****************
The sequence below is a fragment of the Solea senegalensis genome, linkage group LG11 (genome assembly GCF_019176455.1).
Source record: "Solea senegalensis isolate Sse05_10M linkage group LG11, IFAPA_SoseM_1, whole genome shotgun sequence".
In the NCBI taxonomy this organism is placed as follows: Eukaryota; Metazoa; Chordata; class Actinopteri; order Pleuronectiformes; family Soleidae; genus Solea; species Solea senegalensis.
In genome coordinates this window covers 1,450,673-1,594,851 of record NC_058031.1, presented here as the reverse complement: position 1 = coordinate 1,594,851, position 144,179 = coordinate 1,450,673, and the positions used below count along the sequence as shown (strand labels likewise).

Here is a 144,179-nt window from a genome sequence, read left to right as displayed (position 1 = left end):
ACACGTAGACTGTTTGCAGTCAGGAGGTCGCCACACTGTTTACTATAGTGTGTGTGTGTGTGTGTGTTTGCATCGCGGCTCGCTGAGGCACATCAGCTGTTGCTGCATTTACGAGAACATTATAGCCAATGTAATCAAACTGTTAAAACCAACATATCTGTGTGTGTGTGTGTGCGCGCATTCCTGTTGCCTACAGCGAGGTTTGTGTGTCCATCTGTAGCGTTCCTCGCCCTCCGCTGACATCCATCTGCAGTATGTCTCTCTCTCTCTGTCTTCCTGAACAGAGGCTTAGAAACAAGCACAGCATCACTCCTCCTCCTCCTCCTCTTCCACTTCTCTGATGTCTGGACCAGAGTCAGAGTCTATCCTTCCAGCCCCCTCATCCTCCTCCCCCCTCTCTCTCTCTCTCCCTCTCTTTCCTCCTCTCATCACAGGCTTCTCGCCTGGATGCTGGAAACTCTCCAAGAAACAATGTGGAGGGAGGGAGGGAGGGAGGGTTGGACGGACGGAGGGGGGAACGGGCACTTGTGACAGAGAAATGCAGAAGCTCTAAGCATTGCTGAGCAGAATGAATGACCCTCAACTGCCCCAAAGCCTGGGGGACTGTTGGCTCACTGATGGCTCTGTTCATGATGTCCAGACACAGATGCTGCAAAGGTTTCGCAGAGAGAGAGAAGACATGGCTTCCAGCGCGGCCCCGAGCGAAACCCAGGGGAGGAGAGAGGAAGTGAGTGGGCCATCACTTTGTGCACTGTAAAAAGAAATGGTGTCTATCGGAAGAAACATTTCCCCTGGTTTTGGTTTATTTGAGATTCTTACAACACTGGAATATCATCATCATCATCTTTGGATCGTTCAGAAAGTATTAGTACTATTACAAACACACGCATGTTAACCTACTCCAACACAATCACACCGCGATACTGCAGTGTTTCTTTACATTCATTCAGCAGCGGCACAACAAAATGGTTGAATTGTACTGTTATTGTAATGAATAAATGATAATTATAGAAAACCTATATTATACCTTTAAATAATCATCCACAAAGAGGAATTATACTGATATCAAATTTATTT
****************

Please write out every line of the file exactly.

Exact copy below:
The sequence below is a fragment of the Solea senegalensis genome, linkage group LG11 (genome assembly GCF_019176455.1).
Source record: "Solea senegalensis isolate Sse05_10M linkage group LG11, IFAPA_SoseM_1, whole genome shotgun sequence".
In the NCBI taxonomy this organism is placed as follows: Eukaryota; Metazoa; Chordata; class Actinopteri; order Pleuronectiformes; family Soleidae; genus Solea; species Solea senegalensis.
In genome coordinates this window covers 1,450,673-1,594,851 of record NC_058031.1, presented here as the reverse complement: position 1 = coordinate 1,594,851, position 144,179 = coordinate 1,450,673, and the positions used below count along the sequence as shown (strand labels likewise).

Here is a 144,179-nt window from a genome sequence, read left to right as displayed (position 1 = left end):
ACACGTAGACTGTTTGCAGTCAGGAGGTCGCCACACTGTTTACTATAGTGTGTGTGTGTGTGTGTGTTTGCATCGCGGCTCGCTGAGGCACATCAGCTGTTGCTGCATTTACGAGAACATTATAGCCAATGTAATCAAACTGTTAAAACCAACATATCTGTGTGTGTGTGTGTGCGCGCATTCCTGTTGCCTACAGCGAGGTTTGTGTGTCCATCTGTAGCGTTCCTCGCCCTCCGCTGACATCCATCTGCAGTATGTCTCTCTCTCTCTGTCTTCCTGAACAGAGGCTTAGAAACAAGCACAGCATCACTCCTCCTCCTCCTCCTCTTCCACTTCTCTGATGTCTGGACCAGAGTCAGAGTCTATCCTTCCAGCCCCCTCATCCTCCTCCCCCCTCTCTCTCTCTCTCCCTCTCTTTCCTCCTCTCATCACAGGCTTCTCGCCTGGATGCTGGAAACTCTCCAAGAAACAATGTGGAGGGAGGGAGGGAGGGAGGGTTGGACGGACGGAGGGGGGAACGGGCACTTGTGACAGAGAAATGCAGAAGCTCTAAGCATTGCTGAGCAGAATGAATGACCCTCAACTGCCCCAAAGCCTGGGGGACTGTTGGCTCACTGATGGCTCTGTTCATGATGTCCAGACACAGATGCTGCAAAGGTTTCGCAGAGAGAGAGAAGACATGGCTTCCAGCGCGGCCCCGAGCGAAACCCAGGGGAGGAGAGAGGAAGTGAGTGGGCCATCACTTTGTGCACTGTAAAAAGAAATGGTGTCTATCGGAAGAAACATTTCCCCTGGTTTTGGTTTATTTGAGATTCTTACAACACTGGAATATCATCATCATCATCTTTGGATCGTTCAGAAAGTATTAGTACTATTACAAACACACGCATGTTAACCTACTCCAACACAATCACACCGCGATACTGCAGTGTTTCTTTACATTCATTCAGCAGCGGCACAACAAAATGGTTGAATTGTACTGTTATTGTAATGAATAAATGATAATTATAGAAAACCTATATTATACCTTTAAATAATCATCCACAAAGAGGAATTATACTGATATCAAATTTATTT